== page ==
NOW You Tell Me: What I Wish Someone Would Have Told Me During My First Year Teaching!

A first year teacher recently shared with me how eager he was to begin his second semester because he had learned so much about what not to do during his first semester.  He was, as first-year teachers often are, overwhelmed and eager to make some changes with the start of a new semester.

This photo (click photo for link), “Push for Help” is copyright (c) 2006 Johnathan Nightingale and made available under a Attribution-ShareAlike 2.0 license (

© 2006 Johnathan Nightingale.  Creative Commons.  Click here for full citation (#5).

I can remember feeling similarly my first year.  The list of things that I would do differently stretches down the hall, but here’s my top eight:

  1. Engage your students from the moment they walk in the door.  If you don’t have something for students to do, they will find something to do (like get into trouble!).  Waste just 5 minutes a day, and you’ve wasted 15 hours in a school year.  Waste five minutes each day in a 7 class rotation and you’ve wasted 21 days of school each year!
  2. Silence is golden.  Your silence.  Not the students’.  Use your silence to gain student attention.  Never talk “over” students.  Allow your silence to speak.  A wise teacher once told me, “Never speak unless you are the only one in the room speaking.”
  3. Manage or be managed.  Someone will set the tone in your classroom. It had better be you.  Good teachers are masters of their subject matter.  Great teachers are masters of their subject matter and their classroom (and not necessarily in that order).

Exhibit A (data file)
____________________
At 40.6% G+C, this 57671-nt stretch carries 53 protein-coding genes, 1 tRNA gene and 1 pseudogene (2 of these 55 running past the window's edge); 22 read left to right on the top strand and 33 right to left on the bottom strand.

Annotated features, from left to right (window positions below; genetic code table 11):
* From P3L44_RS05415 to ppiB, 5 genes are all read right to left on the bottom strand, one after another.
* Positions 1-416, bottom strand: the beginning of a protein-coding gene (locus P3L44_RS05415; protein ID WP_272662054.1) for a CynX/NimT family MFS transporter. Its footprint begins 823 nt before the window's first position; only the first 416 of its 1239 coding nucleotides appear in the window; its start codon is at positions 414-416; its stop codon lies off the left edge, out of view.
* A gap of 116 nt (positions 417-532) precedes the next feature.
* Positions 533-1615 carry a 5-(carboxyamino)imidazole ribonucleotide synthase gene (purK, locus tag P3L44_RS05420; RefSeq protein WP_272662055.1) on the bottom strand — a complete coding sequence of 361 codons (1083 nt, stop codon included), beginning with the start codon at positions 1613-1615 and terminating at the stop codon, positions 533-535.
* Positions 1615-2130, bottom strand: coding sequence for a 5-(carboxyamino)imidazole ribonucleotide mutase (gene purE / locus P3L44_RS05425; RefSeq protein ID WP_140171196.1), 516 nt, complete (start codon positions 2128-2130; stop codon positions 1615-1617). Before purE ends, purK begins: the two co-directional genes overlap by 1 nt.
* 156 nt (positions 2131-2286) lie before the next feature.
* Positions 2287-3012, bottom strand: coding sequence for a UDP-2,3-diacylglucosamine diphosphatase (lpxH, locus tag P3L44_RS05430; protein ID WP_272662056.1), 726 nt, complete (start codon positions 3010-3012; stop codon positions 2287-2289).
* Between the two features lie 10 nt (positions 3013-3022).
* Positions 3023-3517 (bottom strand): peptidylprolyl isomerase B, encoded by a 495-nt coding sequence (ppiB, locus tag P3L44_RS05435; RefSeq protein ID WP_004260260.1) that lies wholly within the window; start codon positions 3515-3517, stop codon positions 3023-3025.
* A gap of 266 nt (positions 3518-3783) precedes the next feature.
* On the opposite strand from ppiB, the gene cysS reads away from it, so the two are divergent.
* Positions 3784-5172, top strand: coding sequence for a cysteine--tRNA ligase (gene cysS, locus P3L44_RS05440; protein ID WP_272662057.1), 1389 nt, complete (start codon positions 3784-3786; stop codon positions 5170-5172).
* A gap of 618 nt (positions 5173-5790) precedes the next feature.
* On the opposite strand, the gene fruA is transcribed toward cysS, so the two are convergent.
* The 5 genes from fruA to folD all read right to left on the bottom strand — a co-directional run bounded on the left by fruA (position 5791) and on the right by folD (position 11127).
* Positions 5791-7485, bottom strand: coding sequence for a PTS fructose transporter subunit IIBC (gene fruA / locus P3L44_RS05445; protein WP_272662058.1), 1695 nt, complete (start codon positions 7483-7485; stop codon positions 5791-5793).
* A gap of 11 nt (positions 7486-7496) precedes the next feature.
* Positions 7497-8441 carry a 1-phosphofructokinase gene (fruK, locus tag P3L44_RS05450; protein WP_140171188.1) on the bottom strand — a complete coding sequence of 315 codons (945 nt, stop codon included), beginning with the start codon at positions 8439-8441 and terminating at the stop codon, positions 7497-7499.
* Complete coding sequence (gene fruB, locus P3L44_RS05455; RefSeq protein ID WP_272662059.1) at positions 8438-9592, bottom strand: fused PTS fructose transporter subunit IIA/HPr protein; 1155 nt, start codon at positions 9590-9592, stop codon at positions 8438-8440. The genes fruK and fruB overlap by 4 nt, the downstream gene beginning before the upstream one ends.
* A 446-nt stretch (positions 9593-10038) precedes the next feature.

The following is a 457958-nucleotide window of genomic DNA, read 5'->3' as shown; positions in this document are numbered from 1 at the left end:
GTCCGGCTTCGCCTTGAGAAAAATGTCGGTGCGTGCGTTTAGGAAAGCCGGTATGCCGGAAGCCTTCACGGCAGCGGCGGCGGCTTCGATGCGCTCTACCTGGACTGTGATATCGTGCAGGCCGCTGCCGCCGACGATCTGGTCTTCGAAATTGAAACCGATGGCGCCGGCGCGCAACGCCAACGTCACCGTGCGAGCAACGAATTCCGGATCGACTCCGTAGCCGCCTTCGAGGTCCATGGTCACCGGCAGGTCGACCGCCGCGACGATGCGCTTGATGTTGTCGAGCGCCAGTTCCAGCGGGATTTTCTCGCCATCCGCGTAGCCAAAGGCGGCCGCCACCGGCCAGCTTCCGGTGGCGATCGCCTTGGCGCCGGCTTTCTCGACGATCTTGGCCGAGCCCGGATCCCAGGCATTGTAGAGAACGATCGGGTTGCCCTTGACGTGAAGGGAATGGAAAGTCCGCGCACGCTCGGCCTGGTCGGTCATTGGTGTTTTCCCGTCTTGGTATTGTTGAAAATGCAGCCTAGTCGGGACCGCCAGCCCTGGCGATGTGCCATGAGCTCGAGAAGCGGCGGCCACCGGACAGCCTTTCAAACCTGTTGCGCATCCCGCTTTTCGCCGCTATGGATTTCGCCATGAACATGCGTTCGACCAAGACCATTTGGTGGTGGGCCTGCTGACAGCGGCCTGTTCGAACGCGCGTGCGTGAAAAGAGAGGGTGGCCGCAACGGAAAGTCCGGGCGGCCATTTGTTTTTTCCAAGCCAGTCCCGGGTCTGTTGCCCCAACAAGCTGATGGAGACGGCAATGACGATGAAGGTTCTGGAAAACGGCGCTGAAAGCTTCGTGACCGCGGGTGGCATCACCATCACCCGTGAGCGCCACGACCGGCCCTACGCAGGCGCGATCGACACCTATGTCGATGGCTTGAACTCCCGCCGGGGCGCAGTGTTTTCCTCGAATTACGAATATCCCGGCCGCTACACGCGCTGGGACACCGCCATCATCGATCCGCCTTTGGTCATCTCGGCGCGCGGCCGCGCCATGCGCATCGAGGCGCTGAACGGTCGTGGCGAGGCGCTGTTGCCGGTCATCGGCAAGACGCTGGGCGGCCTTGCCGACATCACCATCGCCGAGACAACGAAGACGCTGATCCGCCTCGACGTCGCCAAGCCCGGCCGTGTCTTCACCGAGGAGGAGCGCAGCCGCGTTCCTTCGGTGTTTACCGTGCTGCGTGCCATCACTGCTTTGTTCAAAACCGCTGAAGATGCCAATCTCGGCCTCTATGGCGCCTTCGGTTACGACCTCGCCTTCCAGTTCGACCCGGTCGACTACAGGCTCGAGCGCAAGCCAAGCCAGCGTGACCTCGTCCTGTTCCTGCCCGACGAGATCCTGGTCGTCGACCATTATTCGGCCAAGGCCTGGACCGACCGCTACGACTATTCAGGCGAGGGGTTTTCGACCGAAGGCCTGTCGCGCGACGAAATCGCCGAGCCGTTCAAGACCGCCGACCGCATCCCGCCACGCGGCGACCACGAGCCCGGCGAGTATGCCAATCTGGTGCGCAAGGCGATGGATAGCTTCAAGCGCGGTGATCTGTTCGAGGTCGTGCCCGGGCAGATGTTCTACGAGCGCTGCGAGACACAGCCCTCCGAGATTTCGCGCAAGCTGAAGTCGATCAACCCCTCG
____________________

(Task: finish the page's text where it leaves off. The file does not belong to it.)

4. Students will rise or sink to your expectations.  Approach your students positively.  Refuse to label your students.  Expect them to rise to the occasion; don’t assume they won’t.  They’ll prove you right every time.
  5. Blessed are the flexible for they shall not be bent out of shape.  Plans change, situations come up that need to be addressed.  Plan ahead, but expect the unexpected.
  6. You get more flies with honey than with vinegar.  Whoever said a teacher shouldn’t smile until Thanksgiving must have been one miserable person.  Smile at your students, with your students,  and  at yourself.  You can enforce expectations politely and respectfully.  NEVER raise your voice or let your emotions dictate a “vinegar” response.
  7. It’s okay to be wrong.  It’s even okay to admit it.  You will mess up and make mistakes.  Admit them. Own them.  Model for students how to handle their mistakes.
  8. It’s okay if the students don’t like you.  Teaching is not a popularity contest.  Do what’s best for the students in the best way you can.  The real question to ask is not “Do they like me” but “Will they respect me in 15 years?”

This list was culled from a much-longer list of things I’ve learned in the last 20 years.  What would be on your list?  

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Marty Reed teaches at Veritas School, a classical Christian school in Richmond, Virginia. Her twenty years of teaching, coupled with her duties as pastor's wife and mother of two, provide her with excellent insights to share with FOCUS readers.

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  • Edward Earwood

    Your #5 would be my #1–Indeed, blessed are the flexible.

  • Jordan Culver

    Great stuff! I agree with all and try to apply all in my classroom. I might add as caveat, “pace yourself.” If burnout enters the above10 tend to exit.

    • Martha Earwood Reed

      Excellent observation! Burnout is a real problem for teachers! Maybe that needs to be the topic of another blog post. Thanks for joining the conversation!

    • Matt Ticzkus

      Jordan, thanks for commenting and welcome to the FOCUS Blog! As Marty said, burnout is definitely an issue that needs to be addressed here on the blog!